This right only applies to copyrights created after 1978. It exists for 35 years after the creation of the copyright, and the author must give a two-year notice prior to terminating the transfer. The termination right passes to an individual’s heirs upon his or her death. Keep in mind that a copyright can be included in an individual’s estate upon his or her death, and therefore the government will be able to tax it. “That’s an area that a lot of people miss in transferring copyrights,” Blevins says.

 

Transferring through a will, on the other hand, does not create the reversion interest and termination right.

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Winter 2011-2012


Transfer Through an Entity

Another way to gift a copyright during lifetime while potentially avoiding the reversion interest and termination right is to transfer it through an entity. When the author is the sole owner of an entity — generally an LLC — the entity can own the copyright instead of the individual. As long as the LLC owns the copyright from the start, you can transfer ownership within the LLC. “You can transfer ownership of the company to various trusts or to children in a way that gets it outside of the estate,” Blevins says. “So in that case, we effectively transfer the company, but we also transfer the copyright.”

 

Anatomy of a Copyright

 

Maintaining the Copyright

Regardless of the vehicle used, if a copyright is transferred in its entirety, it requires maintenance just like any other asset that could grow or shrink.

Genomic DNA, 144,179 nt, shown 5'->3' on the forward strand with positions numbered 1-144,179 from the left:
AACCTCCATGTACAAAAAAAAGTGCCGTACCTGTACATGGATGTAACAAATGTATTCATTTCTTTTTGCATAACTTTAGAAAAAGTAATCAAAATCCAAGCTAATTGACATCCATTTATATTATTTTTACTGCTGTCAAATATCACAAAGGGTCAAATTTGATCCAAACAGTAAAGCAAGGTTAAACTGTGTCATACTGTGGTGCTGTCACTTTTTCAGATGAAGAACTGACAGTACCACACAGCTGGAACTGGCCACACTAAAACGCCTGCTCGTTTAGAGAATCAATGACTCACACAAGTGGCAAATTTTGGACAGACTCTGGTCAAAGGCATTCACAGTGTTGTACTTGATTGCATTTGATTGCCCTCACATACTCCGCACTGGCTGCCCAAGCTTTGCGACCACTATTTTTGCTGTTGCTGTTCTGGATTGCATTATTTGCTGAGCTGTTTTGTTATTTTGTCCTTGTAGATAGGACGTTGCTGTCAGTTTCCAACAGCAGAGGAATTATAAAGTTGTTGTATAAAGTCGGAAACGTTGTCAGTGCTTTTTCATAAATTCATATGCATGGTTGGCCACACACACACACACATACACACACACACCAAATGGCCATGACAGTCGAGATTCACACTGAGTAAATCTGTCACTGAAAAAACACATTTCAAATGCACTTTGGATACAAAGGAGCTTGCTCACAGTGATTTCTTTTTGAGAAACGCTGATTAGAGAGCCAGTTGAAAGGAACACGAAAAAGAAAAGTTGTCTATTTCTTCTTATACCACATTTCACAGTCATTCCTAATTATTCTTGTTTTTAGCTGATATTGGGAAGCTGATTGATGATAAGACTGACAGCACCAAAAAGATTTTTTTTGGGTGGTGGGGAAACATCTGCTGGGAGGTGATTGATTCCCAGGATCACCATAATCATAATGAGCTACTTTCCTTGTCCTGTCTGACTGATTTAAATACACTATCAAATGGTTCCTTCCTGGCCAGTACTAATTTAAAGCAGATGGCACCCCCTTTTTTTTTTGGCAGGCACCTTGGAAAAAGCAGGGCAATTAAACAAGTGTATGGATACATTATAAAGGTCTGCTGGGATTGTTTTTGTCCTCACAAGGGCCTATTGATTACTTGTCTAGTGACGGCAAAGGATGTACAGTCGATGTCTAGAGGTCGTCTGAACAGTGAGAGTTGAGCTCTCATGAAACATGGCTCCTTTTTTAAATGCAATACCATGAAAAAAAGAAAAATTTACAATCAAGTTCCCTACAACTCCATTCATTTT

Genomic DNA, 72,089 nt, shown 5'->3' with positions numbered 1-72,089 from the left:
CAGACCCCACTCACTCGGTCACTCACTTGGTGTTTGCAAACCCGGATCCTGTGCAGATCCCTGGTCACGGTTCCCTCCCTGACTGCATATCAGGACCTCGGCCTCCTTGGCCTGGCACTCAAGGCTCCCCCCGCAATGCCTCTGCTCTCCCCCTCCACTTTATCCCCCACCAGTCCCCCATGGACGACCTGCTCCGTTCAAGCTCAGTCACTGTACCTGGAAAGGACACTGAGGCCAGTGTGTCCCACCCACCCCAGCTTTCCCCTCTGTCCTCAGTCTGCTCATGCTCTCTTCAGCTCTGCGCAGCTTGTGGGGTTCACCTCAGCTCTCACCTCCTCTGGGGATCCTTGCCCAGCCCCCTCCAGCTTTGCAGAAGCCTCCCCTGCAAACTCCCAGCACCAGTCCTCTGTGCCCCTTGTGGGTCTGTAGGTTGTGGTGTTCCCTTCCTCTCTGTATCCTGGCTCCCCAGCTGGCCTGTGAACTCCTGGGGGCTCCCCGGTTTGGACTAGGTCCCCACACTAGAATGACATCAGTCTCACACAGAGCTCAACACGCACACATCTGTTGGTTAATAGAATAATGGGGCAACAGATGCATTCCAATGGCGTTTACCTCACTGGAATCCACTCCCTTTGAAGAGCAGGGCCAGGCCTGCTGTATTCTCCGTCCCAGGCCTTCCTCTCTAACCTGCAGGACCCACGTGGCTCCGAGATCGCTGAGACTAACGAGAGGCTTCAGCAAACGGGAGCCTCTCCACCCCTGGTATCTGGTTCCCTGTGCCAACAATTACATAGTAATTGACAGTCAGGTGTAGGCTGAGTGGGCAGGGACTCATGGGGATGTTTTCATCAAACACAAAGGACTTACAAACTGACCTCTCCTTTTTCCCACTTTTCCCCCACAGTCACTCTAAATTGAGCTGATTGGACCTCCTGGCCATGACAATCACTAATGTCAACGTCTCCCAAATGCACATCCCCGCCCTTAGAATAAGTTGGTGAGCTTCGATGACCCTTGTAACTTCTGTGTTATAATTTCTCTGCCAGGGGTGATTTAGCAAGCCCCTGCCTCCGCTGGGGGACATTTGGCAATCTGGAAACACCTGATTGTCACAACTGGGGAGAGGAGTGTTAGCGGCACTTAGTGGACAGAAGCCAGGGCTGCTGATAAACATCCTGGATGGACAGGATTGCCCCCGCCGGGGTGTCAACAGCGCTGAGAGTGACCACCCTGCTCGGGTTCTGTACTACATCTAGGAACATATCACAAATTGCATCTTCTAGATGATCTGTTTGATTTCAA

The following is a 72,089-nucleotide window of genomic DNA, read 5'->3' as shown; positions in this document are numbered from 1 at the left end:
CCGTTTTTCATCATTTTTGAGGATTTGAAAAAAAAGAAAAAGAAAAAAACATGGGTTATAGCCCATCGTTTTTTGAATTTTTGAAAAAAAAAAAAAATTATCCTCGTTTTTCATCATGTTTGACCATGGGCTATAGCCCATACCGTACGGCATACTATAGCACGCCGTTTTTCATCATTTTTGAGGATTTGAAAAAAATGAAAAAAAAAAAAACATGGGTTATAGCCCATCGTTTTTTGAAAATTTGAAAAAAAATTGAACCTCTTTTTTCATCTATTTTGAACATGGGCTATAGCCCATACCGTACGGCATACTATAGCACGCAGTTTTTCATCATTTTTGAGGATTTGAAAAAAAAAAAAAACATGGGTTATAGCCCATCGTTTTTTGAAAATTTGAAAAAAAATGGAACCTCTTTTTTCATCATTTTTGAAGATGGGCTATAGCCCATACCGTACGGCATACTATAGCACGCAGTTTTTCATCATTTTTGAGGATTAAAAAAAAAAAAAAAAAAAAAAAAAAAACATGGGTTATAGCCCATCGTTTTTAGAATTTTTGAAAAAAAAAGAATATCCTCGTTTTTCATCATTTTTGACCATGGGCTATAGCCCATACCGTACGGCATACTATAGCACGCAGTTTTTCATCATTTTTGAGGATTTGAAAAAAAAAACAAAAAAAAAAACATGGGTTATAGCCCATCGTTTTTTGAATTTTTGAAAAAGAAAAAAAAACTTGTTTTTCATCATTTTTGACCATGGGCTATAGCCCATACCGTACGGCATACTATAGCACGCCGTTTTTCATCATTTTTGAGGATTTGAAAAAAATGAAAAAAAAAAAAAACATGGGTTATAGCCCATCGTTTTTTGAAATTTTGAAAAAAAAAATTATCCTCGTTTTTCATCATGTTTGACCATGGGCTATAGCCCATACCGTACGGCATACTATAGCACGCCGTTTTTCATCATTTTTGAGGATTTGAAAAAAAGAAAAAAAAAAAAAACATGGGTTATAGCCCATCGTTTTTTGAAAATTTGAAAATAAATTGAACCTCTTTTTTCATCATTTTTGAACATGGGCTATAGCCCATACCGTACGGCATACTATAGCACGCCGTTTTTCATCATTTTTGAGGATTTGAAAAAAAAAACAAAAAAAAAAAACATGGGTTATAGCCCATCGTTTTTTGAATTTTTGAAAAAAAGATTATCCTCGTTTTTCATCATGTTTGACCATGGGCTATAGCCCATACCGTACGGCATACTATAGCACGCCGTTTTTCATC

“Some people think it’s just a song or book and you can let the royalties come in,” Crownover says. “But you have to make sure you’re getting paid properly and trying to exploit it in different ways to make it evergreen. Good copyright administration and copyright administrators are extremely important for collecting the pennies of income sources around the world with regard to worldwide and famous ‘evergreen’ copyrights.”

 

The recipient of the copyright will assume the responsibility of maintaining that asset, he says. Professionals like lawyers, accountants, publishers and administrators can help protect and maintain copyrights so they continue to grow.

 

Despite the complex rules that govern the transfer of copyrights, Crownover says copyright gifts provide recipients the opportunity to grow the asset — and hold on to something the creator loves.

 

“It’s one way artists can continue living,” Fox says. “It’s an honor that can be built upon for years to come.”

 

U.S. Bancorp Investments, Inc. (and/or U.S. Bancorp Insurance Services, LLC) is not a tax advisor. When it is appropriate, you are encouraged to seek professional tax advice.

Please see important information below.

 

 

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Wealth Transfer